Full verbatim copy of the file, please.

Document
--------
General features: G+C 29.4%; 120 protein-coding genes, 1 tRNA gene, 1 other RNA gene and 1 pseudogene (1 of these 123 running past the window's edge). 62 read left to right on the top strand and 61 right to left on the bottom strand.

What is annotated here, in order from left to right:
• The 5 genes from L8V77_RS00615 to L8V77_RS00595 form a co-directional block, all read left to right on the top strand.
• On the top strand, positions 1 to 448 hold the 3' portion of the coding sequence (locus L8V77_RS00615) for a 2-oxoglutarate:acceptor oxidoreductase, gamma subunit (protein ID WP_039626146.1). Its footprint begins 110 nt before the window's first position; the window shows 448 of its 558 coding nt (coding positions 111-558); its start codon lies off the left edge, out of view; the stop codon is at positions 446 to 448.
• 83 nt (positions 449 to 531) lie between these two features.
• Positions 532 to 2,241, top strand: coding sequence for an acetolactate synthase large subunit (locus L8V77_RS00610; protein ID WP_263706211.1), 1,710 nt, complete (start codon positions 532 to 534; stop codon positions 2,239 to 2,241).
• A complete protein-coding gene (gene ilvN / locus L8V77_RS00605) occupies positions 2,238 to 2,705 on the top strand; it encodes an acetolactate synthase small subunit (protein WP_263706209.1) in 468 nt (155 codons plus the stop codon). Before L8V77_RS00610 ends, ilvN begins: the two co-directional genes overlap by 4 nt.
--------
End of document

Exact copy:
General features: G+C 29.4%; 120 protein-coding genes, 1 tRNA gene, 1 other RNA gene and 1 pseudogene (1 of these 123 running past the window's edge). 62 read left to right on the top strand and 61 right to left on the bottom strand.

What is annotated here, in order from left to right:
• The 5 genes from L8V77_RS00615 to L8V77_RS00595 form a co-directional block, all read left to right on the top strand.
• On the top strand, positions 1 to 448 hold the 3' portion of the coding sequence (locus L8V77_RS00615) for a 2-oxoglutarate:acceptor oxidoreductase, gamma subunit (protein ID WP_039626146.1). Its footprint begins 110 nt before the window's first position; the window shows 448 of its 558 coding nt (coding positions 111-558); its start codon lies off the left edge, out of view; the stop codon is at positions 446 to 448.
• 83 nt (positions 449 to 531) lie between these two features.
• Positions 532 to 2,241, top strand: coding sequence for an acetolactate synthase large subunit (locus L8V77_RS00610; protein ID WP_263706211.1), 1,710 nt, complete (start codon positions 532 to 534; stop codon positions 2,239 to 2,241).
• A complete protein-coding gene (gene ilvN / locus L8V77_RS00605) occupies positions 2,238 to 2,705 on the top strand; it encodes an acetolactate synthase small subunit (protein WP_263706209.1) in 468 nt (155 codons plus the stop codon). Before L8V77_RS00610 ends, ilvN begins: the two co-directional genes overlap by 4 nt.